The concern with the expansion of larger providers into new territory is that they will pull privately insured patients that command higher rates away from community hospitals, leaving those local providers with a greater share of patients on Medicare and Medicaid.
Kim Hollon, the president and CEO of Signature Healthcare-Brockton Hospital, wrote a letter of support for Mariano’s legislation before Wednesday’s debate, calling the expansion of wealthy academic medical centers into more affluent commercially insured markets a “dangerous trend that will increase the cost of healthcare in the state and erode the safety net hospitals like Brockton Hospital.”
“We cannot continue to allow the unfettered expansion of higher paid providers into regions of the Commonwealth that are already well served by more moderately cost providers that serve the whole region and a comprehensive both socio-economic and racially diverse population,” Hollon wrote.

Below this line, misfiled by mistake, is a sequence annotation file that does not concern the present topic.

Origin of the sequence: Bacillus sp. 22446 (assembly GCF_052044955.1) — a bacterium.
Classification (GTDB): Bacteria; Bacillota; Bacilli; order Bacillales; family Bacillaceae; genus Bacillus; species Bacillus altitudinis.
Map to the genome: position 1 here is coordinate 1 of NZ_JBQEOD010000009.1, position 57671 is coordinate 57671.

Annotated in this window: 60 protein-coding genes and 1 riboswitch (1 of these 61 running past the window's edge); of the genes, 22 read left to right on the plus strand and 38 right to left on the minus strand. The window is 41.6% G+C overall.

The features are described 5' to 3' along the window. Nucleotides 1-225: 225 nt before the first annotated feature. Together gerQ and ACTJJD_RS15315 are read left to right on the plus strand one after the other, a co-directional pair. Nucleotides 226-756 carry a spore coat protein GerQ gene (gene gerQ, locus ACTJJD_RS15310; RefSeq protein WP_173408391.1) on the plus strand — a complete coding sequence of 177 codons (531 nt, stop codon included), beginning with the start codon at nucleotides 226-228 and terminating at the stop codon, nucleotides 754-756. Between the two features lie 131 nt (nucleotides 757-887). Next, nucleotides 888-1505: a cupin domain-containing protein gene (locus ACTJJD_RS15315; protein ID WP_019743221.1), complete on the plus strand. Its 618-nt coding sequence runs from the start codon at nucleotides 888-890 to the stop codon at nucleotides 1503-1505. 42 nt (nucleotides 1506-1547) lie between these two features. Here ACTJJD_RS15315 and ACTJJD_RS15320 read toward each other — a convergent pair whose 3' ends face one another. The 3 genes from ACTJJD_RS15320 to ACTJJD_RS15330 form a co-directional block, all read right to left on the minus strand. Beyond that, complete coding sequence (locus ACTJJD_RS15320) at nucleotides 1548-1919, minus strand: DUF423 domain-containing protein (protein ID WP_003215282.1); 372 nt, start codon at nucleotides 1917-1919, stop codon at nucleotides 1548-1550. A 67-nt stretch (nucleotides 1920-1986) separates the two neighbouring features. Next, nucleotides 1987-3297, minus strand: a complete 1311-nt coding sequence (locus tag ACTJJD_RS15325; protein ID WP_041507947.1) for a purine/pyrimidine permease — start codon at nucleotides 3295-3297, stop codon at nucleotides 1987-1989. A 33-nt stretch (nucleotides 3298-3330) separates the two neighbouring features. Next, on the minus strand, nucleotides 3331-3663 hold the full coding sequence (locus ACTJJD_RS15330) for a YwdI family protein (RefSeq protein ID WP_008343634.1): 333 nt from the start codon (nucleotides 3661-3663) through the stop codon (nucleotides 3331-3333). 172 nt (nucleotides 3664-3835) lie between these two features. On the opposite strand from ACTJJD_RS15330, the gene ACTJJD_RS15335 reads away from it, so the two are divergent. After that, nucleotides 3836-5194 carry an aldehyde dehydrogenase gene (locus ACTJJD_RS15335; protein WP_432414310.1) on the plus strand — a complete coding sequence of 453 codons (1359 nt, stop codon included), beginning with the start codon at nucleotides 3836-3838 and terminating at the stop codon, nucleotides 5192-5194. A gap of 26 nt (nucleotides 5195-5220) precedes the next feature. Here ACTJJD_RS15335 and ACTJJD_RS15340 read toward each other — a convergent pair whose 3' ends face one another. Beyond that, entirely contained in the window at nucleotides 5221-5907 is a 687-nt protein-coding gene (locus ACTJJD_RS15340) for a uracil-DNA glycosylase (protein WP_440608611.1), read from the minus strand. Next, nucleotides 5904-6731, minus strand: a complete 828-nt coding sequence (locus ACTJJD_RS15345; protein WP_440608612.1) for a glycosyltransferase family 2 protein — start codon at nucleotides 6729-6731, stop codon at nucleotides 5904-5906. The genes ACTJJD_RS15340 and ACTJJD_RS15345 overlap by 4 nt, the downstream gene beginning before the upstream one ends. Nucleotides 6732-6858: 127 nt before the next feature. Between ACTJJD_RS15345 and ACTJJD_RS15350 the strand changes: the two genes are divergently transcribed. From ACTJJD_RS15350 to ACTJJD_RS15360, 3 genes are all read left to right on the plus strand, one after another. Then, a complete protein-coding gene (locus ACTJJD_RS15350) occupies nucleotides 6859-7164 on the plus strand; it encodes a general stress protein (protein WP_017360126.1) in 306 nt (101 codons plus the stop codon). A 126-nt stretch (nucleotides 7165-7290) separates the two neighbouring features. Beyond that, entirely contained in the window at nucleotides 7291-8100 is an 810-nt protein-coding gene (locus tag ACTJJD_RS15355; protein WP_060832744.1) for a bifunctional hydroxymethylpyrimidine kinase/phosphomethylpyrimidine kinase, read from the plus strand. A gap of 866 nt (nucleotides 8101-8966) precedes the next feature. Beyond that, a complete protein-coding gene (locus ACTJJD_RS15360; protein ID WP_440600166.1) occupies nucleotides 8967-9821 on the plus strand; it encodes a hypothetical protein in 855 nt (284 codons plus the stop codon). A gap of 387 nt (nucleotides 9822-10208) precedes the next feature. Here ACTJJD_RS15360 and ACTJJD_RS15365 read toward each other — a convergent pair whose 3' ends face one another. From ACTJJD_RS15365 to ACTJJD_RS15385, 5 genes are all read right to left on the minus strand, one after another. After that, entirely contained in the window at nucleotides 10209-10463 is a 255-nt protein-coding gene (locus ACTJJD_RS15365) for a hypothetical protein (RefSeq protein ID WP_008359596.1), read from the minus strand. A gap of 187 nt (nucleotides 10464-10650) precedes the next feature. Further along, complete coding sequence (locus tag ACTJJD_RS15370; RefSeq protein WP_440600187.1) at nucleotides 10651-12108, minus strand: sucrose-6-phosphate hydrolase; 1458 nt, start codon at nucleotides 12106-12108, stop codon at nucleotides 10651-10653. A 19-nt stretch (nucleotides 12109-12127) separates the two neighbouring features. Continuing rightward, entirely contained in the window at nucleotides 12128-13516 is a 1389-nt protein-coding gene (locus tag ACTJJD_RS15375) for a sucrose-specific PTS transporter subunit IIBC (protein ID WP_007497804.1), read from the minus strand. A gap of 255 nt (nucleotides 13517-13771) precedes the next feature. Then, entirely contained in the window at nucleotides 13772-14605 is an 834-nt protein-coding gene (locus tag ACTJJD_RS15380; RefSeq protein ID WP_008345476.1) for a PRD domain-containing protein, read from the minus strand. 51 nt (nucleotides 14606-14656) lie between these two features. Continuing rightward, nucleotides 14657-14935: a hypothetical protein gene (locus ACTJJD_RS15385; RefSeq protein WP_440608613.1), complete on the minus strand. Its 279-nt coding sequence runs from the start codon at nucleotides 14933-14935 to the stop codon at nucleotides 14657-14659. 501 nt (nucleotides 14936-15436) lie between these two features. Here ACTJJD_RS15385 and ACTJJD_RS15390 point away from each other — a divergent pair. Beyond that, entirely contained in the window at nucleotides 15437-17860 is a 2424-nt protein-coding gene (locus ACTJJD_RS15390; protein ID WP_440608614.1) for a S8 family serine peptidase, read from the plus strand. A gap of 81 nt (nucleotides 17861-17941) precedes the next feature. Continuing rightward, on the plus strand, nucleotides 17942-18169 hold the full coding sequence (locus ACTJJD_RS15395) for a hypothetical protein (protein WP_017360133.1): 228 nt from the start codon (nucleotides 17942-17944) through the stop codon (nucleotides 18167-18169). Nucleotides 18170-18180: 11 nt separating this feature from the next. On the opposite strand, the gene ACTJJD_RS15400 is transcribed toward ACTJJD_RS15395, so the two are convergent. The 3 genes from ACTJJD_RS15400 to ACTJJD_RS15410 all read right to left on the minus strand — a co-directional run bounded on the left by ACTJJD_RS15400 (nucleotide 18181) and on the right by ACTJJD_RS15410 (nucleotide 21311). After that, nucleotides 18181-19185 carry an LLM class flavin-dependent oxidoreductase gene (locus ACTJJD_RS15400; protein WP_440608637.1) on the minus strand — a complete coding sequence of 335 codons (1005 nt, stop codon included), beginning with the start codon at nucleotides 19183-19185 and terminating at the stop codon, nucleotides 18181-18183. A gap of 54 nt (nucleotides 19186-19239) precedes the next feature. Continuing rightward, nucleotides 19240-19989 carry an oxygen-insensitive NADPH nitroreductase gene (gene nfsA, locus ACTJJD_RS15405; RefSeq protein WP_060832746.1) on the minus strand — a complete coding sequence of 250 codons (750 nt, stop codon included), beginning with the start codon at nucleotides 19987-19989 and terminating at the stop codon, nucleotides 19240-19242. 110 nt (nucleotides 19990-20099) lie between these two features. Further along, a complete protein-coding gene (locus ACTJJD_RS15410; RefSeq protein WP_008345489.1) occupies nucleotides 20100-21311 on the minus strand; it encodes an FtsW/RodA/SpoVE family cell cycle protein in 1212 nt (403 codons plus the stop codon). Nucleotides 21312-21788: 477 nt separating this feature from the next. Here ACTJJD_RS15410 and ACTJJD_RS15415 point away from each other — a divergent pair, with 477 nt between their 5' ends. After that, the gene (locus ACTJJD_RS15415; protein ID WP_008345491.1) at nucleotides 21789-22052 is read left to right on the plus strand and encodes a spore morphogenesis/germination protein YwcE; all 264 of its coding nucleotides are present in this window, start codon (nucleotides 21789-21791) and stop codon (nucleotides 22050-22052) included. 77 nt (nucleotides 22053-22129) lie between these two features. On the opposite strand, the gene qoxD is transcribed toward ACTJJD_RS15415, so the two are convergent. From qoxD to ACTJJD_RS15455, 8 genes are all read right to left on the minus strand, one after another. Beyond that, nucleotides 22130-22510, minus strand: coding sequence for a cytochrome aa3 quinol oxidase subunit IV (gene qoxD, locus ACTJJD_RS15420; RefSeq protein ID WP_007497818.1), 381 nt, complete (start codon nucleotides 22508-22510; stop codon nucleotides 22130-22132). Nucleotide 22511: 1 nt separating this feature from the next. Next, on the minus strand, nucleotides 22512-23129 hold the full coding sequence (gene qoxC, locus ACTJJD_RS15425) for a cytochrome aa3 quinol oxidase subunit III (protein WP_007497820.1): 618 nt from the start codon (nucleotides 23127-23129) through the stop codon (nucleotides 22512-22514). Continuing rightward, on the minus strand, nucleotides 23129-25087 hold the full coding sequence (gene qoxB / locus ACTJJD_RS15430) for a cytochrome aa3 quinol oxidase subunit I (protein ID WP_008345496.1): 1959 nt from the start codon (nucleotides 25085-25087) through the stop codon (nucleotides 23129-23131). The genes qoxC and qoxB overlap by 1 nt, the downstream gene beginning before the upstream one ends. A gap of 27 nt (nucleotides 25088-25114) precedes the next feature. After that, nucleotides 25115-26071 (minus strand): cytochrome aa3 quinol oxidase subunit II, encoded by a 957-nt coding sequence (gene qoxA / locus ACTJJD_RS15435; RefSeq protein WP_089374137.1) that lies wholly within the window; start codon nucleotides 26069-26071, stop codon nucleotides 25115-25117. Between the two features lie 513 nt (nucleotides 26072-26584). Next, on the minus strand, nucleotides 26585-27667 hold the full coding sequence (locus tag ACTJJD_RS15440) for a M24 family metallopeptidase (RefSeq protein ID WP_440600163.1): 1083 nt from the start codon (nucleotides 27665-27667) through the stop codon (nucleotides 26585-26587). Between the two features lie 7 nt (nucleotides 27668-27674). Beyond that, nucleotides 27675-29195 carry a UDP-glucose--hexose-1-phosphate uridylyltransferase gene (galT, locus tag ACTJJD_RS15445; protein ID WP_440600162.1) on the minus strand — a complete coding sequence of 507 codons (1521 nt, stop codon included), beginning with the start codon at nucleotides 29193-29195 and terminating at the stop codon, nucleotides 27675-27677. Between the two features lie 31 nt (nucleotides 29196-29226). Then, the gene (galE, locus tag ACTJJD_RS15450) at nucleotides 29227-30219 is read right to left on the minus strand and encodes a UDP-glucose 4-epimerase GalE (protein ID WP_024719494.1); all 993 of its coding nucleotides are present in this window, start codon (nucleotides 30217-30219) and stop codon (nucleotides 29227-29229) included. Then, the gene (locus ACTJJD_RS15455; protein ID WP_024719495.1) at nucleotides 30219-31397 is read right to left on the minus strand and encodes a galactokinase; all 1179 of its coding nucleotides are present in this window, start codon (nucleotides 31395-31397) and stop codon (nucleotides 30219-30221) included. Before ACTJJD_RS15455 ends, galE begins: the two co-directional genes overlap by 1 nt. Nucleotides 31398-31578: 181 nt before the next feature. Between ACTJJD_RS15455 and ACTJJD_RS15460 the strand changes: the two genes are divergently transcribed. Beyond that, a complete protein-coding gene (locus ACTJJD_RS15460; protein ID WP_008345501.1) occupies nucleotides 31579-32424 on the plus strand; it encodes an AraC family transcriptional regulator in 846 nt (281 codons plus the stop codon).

The Brockton hospital executive said well-financed research hospitals have greater ability to build capacity, reduce wait times and market to affluent commercially insured patients, “siphoning” higher reimbursing patients away from community hospitals, despite no evidence of unmet need in the community.
“The pandemic and its disparate impact on populations who live in crowded, impoverished communities has taught us that we can ill afford to lose beds in communities whose residents are largely covered by poorer reimbursing Medicaid and Connector insurance products,” Hollon said.
John Fernandez, president of integrated care for Mass General Brigham, offered a counter-argument to the one put forward by the speaker and community hospital leaders, writing a letter to House lawmakers on Tuesday, urging them to reject the speaker’s bill.
Fernandez warned that the legislation could delay and ultimately deny care closer to home for thousands of MGB patients who currently access doctors and treatments in Boston.
MGB is looking to grow with new ambulatory centers proposed for Woburn and Westborough, and an expansion of its Westwood center. Those centers, Fernandez said, will provide primary care, behavioral and mental health care, and specialist care such as cardiology, orthopedics, imaging, and day surgery at 25 percent less cost than Massachusetts General Hospital or Brigham and Women’s Hospital.